UBC Prioritizes Octogenarians Over Student Life

hospice-front

A proposal went though recently to put a hospice on campus. This seems like a great way for UBC to make some extra coin on some of the campuses unused land. Problem though – one of the proposed sites for the hospice is behind St. John’s College – right next to first year residence Place Vanier (check out the proposed site here and the rest of them here). Obviously, PPPAC (the group with the responsibility to vet many of the incoming proposals) don’t have their heads screwed on straight.

Putting an end of life facility next to a residence could be UBC’s greatest artistic experiment in juxtaposition, but it won’t due students any favours. This is the moral equivalent of making a nuclear testing ground a national park. New lines in the residence contract (already one of the most misunderstood and worst written documents on campus) would have to state the following:

Residents shall not make any noise about 0.5 decibels after the designated ‘Lights Out’ time at St. John Hospice – 6:00pm. Residents are also prohibited from playing any rap music including: anything that has some black chap who is a high school dropout with his pants around his knees causingĀ  a ruckus.

The rest of the contract would be outlined from this site.

This is maybe the most absurd thing to happen to the campus in my 5 year memory. But there are things we can do to stop it. The UBC Board of Governors is voting on the proposal on September 17th. After that the Residence for the Soon-to-be-Dead will become a reality. There is still time to e-mail you BOG rep and voice your opposition. Student reps are Bijan Ahmadian and Michael Duncan. You can reach them at bijan(at)bijan(dot)ca and michael(dot)ubc(at)gmail(dot)com. There is also a Facebook group that you can join to spread the word about what is happening.

Stay tuned to Terry, my site, and UBC Insiders for all the up to date information.

Also, be sure to check out Alex Lougheed’s excellent recap of the progression so far.

Related Topics

terryman

Geoff is a 5th year student who studying a double major in Integrated Science (Evolutionary ecology, virology) and Political Science. He was the 'Wish' speaker at the 2008 Terry Talks and is passionate about university education, especially when it comes to interdisciplinary experiences. After graduation Geoff wants to find a job that allows him to meet people from all sorts of backgrounds and share stories. If your savvy enough you can follow Geoff on Twitter - user: gcosteloe.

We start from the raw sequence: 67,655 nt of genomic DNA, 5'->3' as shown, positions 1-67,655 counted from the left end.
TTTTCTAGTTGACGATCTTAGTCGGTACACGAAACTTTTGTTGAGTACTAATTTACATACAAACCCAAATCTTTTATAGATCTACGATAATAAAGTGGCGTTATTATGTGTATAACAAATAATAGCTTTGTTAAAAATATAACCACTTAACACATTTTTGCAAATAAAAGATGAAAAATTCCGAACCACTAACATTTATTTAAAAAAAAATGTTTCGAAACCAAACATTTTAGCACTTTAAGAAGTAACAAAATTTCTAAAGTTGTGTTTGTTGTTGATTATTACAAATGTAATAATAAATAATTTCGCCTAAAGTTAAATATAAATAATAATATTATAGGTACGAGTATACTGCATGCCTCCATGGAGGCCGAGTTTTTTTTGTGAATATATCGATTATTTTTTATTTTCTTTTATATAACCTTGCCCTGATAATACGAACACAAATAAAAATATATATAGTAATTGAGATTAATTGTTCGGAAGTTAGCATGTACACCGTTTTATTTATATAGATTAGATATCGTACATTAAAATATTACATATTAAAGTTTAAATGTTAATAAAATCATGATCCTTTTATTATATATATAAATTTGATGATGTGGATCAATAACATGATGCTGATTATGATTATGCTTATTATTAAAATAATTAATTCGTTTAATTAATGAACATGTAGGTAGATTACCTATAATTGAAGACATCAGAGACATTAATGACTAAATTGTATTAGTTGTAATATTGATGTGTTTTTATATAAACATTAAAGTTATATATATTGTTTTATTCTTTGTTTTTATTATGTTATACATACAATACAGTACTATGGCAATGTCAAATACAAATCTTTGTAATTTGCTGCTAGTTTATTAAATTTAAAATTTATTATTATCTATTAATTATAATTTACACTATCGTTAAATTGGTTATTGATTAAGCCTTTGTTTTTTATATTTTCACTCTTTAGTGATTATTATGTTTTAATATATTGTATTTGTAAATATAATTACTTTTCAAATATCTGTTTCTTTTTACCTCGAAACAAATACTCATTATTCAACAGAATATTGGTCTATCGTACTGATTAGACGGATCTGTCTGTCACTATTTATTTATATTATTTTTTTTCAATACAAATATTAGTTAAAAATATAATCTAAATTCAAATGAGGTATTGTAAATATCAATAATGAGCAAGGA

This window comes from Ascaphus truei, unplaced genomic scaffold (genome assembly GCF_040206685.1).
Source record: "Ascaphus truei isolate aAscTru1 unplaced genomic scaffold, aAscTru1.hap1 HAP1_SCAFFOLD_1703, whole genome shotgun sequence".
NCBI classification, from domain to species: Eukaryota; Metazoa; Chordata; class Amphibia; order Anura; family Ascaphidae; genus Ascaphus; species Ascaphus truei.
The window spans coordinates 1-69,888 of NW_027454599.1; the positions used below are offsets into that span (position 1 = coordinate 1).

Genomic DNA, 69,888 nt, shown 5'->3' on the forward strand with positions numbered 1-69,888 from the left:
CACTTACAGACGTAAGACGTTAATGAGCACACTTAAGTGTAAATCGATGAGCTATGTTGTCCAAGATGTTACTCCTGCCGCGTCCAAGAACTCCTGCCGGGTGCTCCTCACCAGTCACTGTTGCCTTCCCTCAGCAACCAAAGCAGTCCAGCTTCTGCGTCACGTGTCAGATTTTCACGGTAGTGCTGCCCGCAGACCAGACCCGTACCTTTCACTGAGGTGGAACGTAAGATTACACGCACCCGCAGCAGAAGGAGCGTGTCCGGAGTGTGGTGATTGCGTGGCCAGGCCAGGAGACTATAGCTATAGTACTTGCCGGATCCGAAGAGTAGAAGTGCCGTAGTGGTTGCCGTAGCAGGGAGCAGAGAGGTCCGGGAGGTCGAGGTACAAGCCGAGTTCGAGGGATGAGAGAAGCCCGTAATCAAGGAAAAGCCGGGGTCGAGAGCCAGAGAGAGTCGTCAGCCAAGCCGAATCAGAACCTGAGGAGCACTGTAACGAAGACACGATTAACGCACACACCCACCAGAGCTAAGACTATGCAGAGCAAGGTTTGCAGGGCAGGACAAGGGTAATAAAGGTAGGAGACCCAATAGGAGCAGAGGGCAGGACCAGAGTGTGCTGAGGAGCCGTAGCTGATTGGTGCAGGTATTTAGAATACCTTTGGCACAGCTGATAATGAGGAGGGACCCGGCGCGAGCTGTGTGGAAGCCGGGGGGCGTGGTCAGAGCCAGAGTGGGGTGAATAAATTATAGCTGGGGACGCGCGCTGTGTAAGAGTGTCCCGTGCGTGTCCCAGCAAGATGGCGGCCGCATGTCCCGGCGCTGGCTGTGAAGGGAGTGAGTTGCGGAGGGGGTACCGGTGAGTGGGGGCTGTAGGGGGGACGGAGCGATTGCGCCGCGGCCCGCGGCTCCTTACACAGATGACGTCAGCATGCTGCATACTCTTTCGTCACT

2 Responses to “UBC Prioritizes Octogenarians Over Student Life”

  1. Jon

    You seem to have confused a hospice with an old people’s home. The two are quite distinct.

    And in any case, what would be wrong with putting octogenarians before student life?

    Oh, and what’s with the racist type-casting of rap musicians?

    This is a bizarre post.

  2. Tom McLaughlin

    Hi Geoff!

    I couldn’t agree more that putting a hospice next to a junior residence is a terrible idea. Students in Place Vanier would probably be completely unaware of the function of the new building (as, for example, most would currently have difficulty describing what goes on at St. John’s College), and would loudly walk through on their way to parties in Totem. I encourage UBC students and representatives to prevent this site from being developed.

    However, I think that a general opposition to a university hospice is not necessary. There is a desperate shortage of end-of-life beds in British Columbia. Most people on waiting lists die of their terminal illness while being cared for in hospital (where they use expensive facilities designed for more acute care) or by their families (who are usually woefully unequipped to handle the emotional and technical aspects of a dying person). Sites 1 and 2, and especially site 8, that are also included in the proposal, seem very much out of the way from student life. I can’t see much of a reason to oppose a development there.

Leave a Reply

Basic HTML is allowed. Your email address will not be published.

Subscribe to this comment feed via RSS